Stand out From Your Competition
Rhonda Byrne took the world by storm when she released her video The Secret, which promised to share the long-kept secrets to achieving joy, health, wealth and relationships. Oprah devoted two episodes of her show to the book and the secrets of success, resulting in the sales of millions of videos and books.
The truth is, however, that there is no secret in The Secret. Anyone who read books by Napoleon Hill, Wallace D. Wattles, Joe Vitale or Jack Canfield already knew the principles shared in The Secret. So why did the video and book do so well when the information wasn't a secret or even new? Byrne had a unique selling proposition or USP. She repackaged and marketed the concepts contained in the Law of Attraction so that it appeared she was revealing a conspiracy by history's leaders to keep the secrets hidden from the world.
Who doesn't want to discover hidden secrets that will make their lives better?
Every day you have dozens of brands to choose from when you're making purchases. There is something unique about the brand you select that makes you choose it over something else. That is the power of a business using a USP.
When it comes to profiting in your home business, you need to develop a uniqueness that sets you apart from your competition. You don't need to be the fastest, cheapest or best. You just need to stand out in a way that attracts your market.
Components of a USP
A USP is a short statement that identifies all the great things about your business. It should contain:
- Customer benefits: Customers don't care about how great you or your product or service is. They only care about how your business will help them. Many businesses focus too much on features (what makes them great) and not enough time on the benefits (results given to consumers). If you're stuck on features vs benefits, make a list of great the things about your business (features) and translate them into solutions for your customer. If you sell weight loss items, the features might be ease of use or safety, but the benefits are that customers will look sexy, feel great and improve their health.
- Uniqueness: What makes you different from all the others that provide the same or similar product or service? Uniqueness can come in many forms. It can be related to quality or speed of service. For example, the difference between full-serve and self-service. It can be your price, which doesn't necessarily mean cheaper. Instead, you might have a different pricing structure. You can get ideas on how you're different or how you can make your business different by checking out your competition. What are they doing that you can do differently?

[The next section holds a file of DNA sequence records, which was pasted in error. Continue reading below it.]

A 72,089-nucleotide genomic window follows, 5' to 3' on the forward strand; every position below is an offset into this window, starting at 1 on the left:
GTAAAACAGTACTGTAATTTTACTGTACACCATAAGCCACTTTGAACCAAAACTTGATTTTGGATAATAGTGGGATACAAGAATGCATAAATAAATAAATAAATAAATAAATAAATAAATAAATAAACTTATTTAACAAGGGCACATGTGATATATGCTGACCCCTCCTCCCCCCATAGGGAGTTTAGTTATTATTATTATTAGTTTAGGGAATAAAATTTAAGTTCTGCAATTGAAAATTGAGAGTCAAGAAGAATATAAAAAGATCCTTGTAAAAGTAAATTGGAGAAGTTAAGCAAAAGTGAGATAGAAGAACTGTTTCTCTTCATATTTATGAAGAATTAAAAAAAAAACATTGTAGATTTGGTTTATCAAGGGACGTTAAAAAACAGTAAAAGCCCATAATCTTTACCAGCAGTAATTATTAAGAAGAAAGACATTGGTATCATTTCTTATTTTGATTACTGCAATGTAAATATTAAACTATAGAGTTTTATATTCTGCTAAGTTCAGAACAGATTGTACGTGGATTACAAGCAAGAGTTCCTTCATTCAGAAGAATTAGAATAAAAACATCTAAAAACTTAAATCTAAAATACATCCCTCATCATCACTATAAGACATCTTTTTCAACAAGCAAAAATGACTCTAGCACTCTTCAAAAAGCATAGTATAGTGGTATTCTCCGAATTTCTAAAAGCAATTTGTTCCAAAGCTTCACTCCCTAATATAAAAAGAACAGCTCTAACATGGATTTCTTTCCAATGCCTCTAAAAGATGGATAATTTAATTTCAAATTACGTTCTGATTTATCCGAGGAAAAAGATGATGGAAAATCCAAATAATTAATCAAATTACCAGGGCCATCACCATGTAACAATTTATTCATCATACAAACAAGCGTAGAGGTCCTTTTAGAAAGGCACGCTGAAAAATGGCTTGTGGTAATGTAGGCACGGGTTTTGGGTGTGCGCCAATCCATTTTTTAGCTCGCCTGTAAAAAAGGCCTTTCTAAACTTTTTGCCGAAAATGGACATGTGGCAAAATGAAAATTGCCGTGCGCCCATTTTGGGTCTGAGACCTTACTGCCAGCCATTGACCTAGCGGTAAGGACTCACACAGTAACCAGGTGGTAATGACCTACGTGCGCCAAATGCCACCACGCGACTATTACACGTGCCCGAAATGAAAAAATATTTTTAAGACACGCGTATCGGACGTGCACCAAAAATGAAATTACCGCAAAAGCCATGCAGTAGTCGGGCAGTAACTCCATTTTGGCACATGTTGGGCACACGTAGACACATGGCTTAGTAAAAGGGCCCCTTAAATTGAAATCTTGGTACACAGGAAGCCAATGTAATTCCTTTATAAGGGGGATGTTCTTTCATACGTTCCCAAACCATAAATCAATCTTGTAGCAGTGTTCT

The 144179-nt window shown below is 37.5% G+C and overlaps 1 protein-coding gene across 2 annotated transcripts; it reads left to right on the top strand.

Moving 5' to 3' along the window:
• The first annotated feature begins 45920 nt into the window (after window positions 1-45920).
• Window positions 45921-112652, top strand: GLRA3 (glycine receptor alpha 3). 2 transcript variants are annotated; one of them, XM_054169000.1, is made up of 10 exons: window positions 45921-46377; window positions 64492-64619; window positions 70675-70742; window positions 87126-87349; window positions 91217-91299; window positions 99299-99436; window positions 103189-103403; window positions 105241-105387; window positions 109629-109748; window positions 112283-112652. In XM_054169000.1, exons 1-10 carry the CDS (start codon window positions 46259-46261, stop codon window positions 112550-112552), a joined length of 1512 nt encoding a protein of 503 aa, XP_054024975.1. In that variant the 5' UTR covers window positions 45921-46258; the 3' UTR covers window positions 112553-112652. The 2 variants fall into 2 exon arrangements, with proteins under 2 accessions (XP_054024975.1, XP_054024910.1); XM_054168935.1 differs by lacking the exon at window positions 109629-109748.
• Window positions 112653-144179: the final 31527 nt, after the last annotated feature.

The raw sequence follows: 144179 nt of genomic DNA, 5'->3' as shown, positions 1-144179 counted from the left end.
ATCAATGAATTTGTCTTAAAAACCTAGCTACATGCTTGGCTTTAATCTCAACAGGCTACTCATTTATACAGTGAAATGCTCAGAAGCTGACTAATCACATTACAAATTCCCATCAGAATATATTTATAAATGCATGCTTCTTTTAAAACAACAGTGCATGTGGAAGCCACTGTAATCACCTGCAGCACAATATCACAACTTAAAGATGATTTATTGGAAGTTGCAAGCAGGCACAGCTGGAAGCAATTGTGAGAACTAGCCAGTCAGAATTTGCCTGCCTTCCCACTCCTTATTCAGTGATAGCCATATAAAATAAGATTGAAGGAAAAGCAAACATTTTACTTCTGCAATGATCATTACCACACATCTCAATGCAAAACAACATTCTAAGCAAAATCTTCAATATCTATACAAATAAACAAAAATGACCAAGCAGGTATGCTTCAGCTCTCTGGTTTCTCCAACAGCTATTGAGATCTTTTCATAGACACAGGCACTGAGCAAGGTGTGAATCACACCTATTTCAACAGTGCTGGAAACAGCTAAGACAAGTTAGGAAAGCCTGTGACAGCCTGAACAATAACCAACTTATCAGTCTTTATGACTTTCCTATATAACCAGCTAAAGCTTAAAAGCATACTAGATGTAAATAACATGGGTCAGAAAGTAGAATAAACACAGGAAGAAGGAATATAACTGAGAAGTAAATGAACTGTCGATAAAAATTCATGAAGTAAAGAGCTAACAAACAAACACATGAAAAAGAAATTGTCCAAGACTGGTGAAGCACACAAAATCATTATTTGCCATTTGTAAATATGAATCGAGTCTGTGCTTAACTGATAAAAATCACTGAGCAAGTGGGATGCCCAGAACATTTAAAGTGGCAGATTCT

How to Create a USP
When creating your USP, keep your customers at the forefront of your mind. Who are they and what do they need? Many people need a car, but the person who buys a Prius is different from the person who buys a Suburban. A car salesman's USP needs to take these differences into consideration.
Further, you need to focus on the benefits your product or service provides to your customer. Being faster and better doesn't mean anything to consumers, whereas same-day service (faster) and a guarantee (better or your money back) do.
For example, you can order pizza anywhere, but Domino's is "Delivered fresh, hot and tasty in 30 minutes or less -- or it's free." Fast food restaurants are a dime a dozen, but at Burger King, you can "Have it your way." Odds are people can get your product or service somewhere else, but they can only get your USP with you.
Sometimes finding your uniqueness is a challenge.
This is especially true for people in direct sales businesses. Neighborhoods are littered with reps selling the same items from the same company for the same price. Even so, you can create a USP as a direct sales consultant by offering something the other consultants don't whether it's a higher level of service, a rewards program for regular customers or other perks. This is true of any business in which you have competition.
The USP is a crucial piece of your market plan. It defines you in a way that is simple to convey and easy for your market to understand what you offer, and more importantly, how your offer can benefit it.